The President of Pakistan, Pervez Musharraf, has offered to drop a 50-year-old demand for a referendum on the future of Kashmir and to meet India "halfway" in the search for a peaceful settlement.
Pakistan was prepared, he said, to be "bold and flexible" to resolve the conflict which has brought nuclear-armed India and Pakistan to war twice since 1947 and to the brink of war in 2002.
Pakistan has long held the position that a United Nations-supervised plebiscite should give the people of Indian-ruled Kashmir the right to decide whether their political future lies with India or Pakistan.
UN Security Council resolutions dating from the 1940s support that position but no vote has been organised because of India's objections.
But on Wednesday General Musharraf said: "We are for United Nations Security Council resolutions. However, now we have left that aside. If we want to resolve this issue, both sides need to talk to each other with flexibility, coming beyond stated positions, meeting halfway somewhere. We are prepared to rise to the occasion, India has to be flexible also."
Both sides are aiming to seize the agenda ahead of a summit of south Asian leaders early next month and Pakistan has recently made an effort to ward off growing international impatience.
Pakistan's offer throws the ball into the court of the Indian Prime Minister Atal Bihari Vajpayee, who will travel to Islamabad for the summit. But commentators saw the proposal as potentially clearing one of the biggest obstacles to a peaceful outcome.
India has not yet officially responded to the proposal. But J N Dixit, the former Indian foreign secretary and India's former envoy to Pakistan, said the President's offer marked an important shift. "We should be able to respond with flexibility and see if we can find a middle ground," said Mr Dixit.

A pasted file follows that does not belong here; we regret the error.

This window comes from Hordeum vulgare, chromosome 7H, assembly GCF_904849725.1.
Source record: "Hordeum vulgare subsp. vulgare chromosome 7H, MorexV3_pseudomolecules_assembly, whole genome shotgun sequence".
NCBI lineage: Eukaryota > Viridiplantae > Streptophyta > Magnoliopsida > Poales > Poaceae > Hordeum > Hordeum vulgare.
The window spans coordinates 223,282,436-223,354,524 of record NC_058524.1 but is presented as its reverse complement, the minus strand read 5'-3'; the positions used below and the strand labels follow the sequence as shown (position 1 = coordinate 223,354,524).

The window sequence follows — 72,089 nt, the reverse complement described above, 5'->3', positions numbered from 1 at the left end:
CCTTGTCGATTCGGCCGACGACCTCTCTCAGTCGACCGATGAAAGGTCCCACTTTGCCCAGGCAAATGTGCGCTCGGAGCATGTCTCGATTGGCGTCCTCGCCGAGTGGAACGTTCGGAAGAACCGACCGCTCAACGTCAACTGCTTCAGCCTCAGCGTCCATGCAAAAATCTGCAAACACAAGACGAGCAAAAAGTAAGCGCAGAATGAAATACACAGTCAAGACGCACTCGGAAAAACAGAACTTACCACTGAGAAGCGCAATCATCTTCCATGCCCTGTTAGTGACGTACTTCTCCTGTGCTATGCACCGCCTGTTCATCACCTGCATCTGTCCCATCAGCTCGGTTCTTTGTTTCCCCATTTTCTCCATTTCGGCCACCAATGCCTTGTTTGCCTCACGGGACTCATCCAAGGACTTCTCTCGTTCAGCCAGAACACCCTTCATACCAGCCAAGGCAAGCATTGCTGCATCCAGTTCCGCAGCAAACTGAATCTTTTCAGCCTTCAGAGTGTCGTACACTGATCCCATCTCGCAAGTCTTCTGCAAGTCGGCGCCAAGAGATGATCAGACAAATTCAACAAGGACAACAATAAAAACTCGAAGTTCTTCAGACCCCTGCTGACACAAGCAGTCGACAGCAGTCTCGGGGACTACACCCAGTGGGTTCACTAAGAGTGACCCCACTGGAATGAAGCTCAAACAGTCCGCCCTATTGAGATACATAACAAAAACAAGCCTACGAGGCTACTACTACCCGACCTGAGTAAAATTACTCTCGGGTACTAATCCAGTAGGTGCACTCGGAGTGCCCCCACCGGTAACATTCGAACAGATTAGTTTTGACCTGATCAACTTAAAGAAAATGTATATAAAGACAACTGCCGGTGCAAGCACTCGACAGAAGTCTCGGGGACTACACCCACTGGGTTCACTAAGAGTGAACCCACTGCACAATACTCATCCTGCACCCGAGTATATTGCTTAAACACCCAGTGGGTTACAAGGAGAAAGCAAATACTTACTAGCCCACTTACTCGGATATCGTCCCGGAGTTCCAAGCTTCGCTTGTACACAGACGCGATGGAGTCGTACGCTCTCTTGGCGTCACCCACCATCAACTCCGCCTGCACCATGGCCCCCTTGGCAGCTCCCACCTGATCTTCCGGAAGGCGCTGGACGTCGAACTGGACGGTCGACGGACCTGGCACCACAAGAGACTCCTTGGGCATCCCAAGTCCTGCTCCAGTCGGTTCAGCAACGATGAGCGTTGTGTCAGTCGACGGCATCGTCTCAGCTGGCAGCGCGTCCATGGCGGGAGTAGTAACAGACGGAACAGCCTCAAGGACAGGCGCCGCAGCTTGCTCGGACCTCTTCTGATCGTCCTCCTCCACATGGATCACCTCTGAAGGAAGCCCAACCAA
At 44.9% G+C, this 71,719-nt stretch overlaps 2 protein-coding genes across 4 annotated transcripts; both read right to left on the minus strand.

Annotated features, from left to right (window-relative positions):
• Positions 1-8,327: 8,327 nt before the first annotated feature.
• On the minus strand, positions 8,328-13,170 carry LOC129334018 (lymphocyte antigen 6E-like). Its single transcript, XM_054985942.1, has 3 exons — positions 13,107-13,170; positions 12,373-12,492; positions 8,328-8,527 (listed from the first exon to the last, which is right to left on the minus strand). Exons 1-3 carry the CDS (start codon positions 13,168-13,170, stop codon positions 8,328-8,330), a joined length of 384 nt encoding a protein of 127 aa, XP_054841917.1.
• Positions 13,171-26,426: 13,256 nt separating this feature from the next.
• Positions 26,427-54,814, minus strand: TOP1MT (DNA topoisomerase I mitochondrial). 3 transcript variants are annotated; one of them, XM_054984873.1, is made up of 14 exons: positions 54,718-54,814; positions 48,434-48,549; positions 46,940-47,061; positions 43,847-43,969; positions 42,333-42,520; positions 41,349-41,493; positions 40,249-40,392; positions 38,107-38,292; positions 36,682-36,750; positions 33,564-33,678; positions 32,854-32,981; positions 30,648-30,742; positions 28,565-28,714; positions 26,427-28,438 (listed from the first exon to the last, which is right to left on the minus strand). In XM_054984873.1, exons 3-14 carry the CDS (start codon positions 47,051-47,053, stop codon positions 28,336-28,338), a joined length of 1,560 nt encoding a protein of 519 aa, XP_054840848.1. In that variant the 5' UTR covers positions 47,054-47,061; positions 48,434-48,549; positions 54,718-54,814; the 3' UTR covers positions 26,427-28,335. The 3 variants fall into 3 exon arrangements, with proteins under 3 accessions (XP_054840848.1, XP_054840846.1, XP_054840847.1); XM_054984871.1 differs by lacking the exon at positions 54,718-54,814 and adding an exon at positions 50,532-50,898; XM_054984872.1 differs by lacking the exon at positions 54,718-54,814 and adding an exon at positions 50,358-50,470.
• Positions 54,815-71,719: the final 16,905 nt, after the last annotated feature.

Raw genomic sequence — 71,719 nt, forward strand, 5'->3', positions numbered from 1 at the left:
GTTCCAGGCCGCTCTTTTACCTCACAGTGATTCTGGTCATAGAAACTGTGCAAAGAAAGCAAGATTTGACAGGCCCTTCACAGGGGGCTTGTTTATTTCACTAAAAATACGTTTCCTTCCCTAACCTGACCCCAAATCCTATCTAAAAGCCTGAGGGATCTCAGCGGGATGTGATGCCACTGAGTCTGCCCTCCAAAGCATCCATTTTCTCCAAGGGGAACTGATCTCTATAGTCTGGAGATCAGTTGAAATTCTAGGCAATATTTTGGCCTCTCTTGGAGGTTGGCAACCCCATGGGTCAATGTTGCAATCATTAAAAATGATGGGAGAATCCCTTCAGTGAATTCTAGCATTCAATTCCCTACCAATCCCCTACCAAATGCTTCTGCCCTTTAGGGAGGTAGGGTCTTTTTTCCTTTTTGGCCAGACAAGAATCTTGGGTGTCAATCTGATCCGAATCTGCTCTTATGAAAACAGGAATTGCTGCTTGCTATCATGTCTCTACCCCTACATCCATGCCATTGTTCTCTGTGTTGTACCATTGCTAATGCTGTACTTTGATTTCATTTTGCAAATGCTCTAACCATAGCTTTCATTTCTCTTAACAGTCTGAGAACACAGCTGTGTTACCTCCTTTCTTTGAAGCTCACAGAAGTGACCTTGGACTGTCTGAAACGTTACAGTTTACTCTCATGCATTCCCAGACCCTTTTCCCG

General Musharraf warned India against failing to seize his offer. "The basis of everything, the basis of a reduction in militancy ... is moving forward on a process of dialogue. If that political dialogue doesn't come about, who wins and who loses? It is the moderates who lose and the extremists who win, and that is exactly what has been happening."
He also attacked India for taking advantage of a recent thaw in relations and a ceasefire to speed up construction of a fence along the Line of Control dividing Kashmir. The diplomatic thaw has restoredtransport links between India and Pakistan.
Mr Vajpayee's room for manoeuvre is limited with elections scheduled for next year. He is not even due to meet General Musharraf for talks at the regional summit but it is expected that the two leaders could meet informally.
General Musharraf said he would not beg for a meeting. "The ball is in his court. If he wants to meet me, I'll meet him. If he doesn't want to meet me, I am not that keen."Reuse content